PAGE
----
Pelvic Congestion Syndrome- another cause of chronic pelvic pain

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When talking about endometriosis and chronic pelvic pain, it is important to remember that often endometriosis is not the only pelvic pain generator. Another possible contributor to chronic pelvic pain is pelvic congestion syndrome (PCS). “Pelvic congestion syndrome (PCS) accounts for up to 30% of patients presenting with chronic pelvic pain” (Reardon & Dillavou, 2021). There isn’t a significant amount of data about endometriosis and PCS, but one study found “the prevalence of ovarian varices in patients with endometriosis was 80%, whereas the control group was only 26.1%” (Pacheco & de Oliveira, 2016).

PCS is like having varicose veins in the pelvis. Blood pulls in the veins and can cause symptoms such as heaviness, pain with penetration, noncyclical pain, positional lower back pain, pelvic and upper thigh pain, prolonged postcoital discomfort, symptoms that worsen throughout the day and are exacerbated by activity or prolonged standing, and non-specific lower abdominal and pelvic pain (Durham & Machan, 2013; Mistry & le Roux, 2017). The cause of PCS is not clear, but it is associated with obstructions such as iliac vein compression (i.e., MTS) or left renal vein compression (i.e., Nutcracker syndrome) (Reardon & Dillavou, 2021).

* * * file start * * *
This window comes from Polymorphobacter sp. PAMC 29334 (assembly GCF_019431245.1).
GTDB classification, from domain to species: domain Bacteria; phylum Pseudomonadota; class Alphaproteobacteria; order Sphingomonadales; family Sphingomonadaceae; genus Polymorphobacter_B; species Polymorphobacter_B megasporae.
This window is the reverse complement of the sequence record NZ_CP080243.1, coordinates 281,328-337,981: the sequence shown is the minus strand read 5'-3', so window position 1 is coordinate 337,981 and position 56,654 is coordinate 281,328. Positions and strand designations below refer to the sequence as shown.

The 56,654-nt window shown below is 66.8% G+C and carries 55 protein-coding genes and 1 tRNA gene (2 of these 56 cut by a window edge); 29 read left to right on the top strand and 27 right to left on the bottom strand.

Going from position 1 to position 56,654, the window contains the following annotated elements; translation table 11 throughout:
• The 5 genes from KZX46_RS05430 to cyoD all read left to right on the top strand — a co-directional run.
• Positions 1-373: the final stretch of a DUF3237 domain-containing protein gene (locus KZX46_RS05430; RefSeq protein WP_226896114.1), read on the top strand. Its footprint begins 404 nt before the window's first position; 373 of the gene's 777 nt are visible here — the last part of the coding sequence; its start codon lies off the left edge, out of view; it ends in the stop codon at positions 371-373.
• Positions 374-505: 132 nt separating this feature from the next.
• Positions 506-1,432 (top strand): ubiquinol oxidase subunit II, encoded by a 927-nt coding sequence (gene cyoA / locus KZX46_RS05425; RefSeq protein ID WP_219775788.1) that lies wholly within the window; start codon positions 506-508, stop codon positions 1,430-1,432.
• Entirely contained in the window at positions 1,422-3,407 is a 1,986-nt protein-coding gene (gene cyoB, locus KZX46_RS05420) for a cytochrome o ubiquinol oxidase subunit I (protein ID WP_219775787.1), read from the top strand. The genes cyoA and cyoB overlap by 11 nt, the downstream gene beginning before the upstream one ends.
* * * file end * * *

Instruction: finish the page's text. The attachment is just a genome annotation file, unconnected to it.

For more information see:


Durham, J. D., & Machan, L. (2013, December). Pelvic congestion syndrome. In Seminars in interventional radiology (Vol. 30, No. 04, pp. 372-380). Thieme Medical Publishers. Retrieved from

LIANG, D. E., & Brown, B. (2021). Pelvic congestion syndrome: Are we missing the diagnosis?. The Medical Republic. Retrieved from

Mistry, P. P., & le Roux, D. A. (2017). Pelvic congestion syndrome (PCS). Practice Perspectives for Venous Disorders, 46. Retrieved from

Pacheco, K. G., & de Oliveira, M. R. F. (2016). The prevalence of ovarian varices in patients with endometriosis. Annals of Vascular Surgery34, 135-143.

Reardon, E. S., & Dillavou, E. D. (2021). Venous disease—What we still do not know. In Vascular Disease in Women (pp. 157-163). Academic Press.